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Racing the Kernel

Some people still think that shared-memory concurrency is a good programmers' model for taking advantage of multicore processors. This makes reasoning about your code very difficult, which encourages bugs (and security holes).

The most striking example was found in most system-call interception frameworks a little while ago. They all tend to work in roughly the same way:

  1. The userspace process issues a system call.
  2. The interception framework validates the arguments and decides which privilege level the call should have (or if it should proceed at all).
  3. The kernel handles the call.

Unfortunately, this has a slightly non-obvious flaw. Many system calls take pointers as arguments. The kernel typically is mapped into each process's address space (but marked as only accessible in privileged mode), so the system call handler in the kernel can access the destination of these pointers cheaply (without copying). Even if it can't access them directly on platforms where the kernel has a completely separate address space, typically it still can map the relevant parts of the process's address space cheaply. If you issue a system call with a pointer, there's an optional step 2a:

2a.    Another thread modifies the data pointed to by the pointer argument.

In this case the system call handler proceeds with something that it believes to have been validated—but now it isn't. A trivial example might be the bind() system call, which takes the information about the local address as a pointer argument. The interception framework would first check that you were requesting to bind to a non-privileged port, and then allow it. Your second thread would change the port number to a privileged port, and the call would proceed. This issue leads to a number of privilege-elevation vulnerabilities.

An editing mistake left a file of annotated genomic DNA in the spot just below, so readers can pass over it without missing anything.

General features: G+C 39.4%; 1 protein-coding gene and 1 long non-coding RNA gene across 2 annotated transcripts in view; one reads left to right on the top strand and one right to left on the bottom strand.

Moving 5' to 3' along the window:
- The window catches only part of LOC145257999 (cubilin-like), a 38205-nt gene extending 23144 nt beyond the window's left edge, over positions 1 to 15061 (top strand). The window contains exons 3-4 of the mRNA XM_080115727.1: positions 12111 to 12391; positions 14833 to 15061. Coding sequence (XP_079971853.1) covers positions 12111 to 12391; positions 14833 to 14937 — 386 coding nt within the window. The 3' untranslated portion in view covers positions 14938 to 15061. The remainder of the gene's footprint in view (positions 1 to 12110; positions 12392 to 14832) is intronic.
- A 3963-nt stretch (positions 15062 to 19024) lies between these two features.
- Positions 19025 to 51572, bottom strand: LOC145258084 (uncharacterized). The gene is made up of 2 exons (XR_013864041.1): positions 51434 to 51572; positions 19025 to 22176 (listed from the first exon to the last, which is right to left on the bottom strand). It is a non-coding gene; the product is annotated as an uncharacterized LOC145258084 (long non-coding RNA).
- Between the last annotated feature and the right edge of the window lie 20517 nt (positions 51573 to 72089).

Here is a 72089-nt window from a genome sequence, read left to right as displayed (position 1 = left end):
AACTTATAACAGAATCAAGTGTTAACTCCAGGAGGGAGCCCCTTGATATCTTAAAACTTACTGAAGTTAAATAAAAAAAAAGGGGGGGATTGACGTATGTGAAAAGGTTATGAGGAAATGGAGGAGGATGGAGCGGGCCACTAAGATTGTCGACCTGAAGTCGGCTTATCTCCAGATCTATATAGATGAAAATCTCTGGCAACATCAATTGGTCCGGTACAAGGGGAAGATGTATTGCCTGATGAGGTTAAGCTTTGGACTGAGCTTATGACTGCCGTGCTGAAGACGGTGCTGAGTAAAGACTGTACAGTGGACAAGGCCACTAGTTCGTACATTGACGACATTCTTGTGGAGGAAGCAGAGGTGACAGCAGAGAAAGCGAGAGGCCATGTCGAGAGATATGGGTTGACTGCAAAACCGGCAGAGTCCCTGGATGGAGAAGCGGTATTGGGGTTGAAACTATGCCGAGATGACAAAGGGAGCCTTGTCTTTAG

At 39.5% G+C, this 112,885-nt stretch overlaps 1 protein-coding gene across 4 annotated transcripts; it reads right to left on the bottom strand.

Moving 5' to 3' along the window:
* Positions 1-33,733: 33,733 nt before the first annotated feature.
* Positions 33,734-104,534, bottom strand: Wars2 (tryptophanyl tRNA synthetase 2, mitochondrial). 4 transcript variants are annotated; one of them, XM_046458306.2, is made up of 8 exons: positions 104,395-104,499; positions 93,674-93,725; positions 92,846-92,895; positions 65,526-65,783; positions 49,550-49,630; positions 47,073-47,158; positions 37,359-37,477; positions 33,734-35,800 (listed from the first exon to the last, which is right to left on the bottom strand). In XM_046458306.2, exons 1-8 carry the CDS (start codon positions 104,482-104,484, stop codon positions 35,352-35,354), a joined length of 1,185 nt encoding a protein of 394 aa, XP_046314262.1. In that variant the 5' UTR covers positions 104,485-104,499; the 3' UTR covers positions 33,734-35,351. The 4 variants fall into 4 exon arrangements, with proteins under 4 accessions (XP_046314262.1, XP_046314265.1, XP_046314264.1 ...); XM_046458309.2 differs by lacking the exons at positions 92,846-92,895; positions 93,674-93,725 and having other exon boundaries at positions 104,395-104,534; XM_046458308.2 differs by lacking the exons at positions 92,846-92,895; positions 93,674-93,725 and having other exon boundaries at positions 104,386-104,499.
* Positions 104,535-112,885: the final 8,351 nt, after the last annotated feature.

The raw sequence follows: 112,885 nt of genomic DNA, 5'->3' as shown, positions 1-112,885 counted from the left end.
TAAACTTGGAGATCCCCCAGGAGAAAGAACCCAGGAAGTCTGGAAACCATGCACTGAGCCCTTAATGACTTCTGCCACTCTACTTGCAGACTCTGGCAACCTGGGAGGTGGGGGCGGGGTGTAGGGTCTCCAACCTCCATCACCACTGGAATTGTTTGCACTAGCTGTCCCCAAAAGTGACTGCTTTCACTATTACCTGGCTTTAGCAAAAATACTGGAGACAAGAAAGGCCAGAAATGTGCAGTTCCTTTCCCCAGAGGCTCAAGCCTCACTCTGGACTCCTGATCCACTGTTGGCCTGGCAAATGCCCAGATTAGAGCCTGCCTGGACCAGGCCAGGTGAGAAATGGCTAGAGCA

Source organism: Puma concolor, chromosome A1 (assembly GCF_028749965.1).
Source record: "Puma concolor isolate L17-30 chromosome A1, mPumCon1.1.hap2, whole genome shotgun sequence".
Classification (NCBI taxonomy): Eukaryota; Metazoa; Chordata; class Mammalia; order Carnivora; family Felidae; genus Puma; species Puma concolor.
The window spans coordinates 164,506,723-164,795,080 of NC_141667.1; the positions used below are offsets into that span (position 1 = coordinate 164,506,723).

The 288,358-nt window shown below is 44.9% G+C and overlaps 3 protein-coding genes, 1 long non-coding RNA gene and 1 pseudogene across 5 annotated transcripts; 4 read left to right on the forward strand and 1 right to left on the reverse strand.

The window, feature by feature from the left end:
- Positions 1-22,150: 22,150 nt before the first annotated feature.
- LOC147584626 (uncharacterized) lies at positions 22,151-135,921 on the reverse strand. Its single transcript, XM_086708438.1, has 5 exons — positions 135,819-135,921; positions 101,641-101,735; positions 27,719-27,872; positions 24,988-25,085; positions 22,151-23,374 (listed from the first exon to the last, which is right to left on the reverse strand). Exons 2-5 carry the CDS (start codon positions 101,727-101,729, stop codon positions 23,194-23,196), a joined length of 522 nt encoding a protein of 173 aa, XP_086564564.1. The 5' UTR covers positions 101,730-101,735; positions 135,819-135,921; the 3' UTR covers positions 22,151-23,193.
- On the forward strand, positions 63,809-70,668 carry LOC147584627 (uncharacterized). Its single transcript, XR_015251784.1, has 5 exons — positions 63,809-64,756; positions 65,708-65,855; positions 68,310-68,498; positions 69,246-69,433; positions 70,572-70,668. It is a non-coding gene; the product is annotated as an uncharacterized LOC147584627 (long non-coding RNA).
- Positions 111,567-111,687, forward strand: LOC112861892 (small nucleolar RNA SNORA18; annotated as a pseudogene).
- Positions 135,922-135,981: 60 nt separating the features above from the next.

The same problem is possible in userspace code using privilege separation, if it uses shared memory. The simplest solution is always to copy an entire memory region into the privileged process before processing it. This technique is fine for small amounts of data, but not ideal for larger ones. Unfortunately, no good solution exists for this problem, other than not to use shared memory, and that's typically slower. Even something like a pipe requires data to be copied into a shared buffer and then copied out. Future operating systems may include something partway between a pipe and a shared memory buffer, where the buffer is in the receiver's address space but writes can be done only via the kernel, and permitted only when the receiver indicates that space is available. This capability isn't likely to appear in the short term, though.

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